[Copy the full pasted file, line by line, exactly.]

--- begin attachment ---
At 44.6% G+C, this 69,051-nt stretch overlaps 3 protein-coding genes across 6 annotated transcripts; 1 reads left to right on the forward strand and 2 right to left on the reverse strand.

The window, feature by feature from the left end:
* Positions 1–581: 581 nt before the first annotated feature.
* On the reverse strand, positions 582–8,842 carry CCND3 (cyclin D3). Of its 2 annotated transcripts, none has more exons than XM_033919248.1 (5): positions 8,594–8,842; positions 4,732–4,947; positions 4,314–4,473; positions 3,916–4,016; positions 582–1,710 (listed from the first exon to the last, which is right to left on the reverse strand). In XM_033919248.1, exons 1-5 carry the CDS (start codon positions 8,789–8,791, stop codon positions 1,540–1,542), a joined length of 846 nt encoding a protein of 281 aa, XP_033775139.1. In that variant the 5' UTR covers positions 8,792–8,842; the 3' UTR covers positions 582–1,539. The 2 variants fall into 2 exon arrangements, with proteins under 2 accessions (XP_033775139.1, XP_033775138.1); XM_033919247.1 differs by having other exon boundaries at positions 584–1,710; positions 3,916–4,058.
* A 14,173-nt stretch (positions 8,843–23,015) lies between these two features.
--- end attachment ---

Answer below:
At 44.6% G+C, this 69,051-nt stretch overlaps 3 protein-coding genes across 6 annotated transcripts; 1 reads left to right on the forward strand and 2 right to left on the reverse strand.

The window, feature by feature from the left end:
* Positions 1–581: 581 nt before the first annotated feature.
* On the reverse strand, positions 582–8,842 carry CCND3 (cyclin D3). Of its 2 annotated transcripts, none has more exons than XM_033919248.1 (5): positions 8,594–8,842; positions 4,732–4,947; positions 4,314–4,473; positions 3,916–4,016; positions 582–1,710 (listed from the first exon to the last, which is right to left on the reverse strand). In XM_033919248.1, exons 1-5 carry the CDS (start codon positions 8,789–8,791, stop codon positions 1,540–1,542), a joined length of 846 nt encoding a protein of 281 aa, XP_033775139.1. In that variant the 5' UTR covers positions 8,792–8,842; the 3' UTR covers positions 582–1,539. The 2 variants fall into 2 exon arrangements, with proteins under 2 accessions (XP_033775139.1, XP_033775138.1); XM_033919247.1 differs by having other exon boundaries at positions 584–1,710; positions 3,916–4,058.
* A 14,173-nt stretch (positions 8,843–23,015) lies between these two features.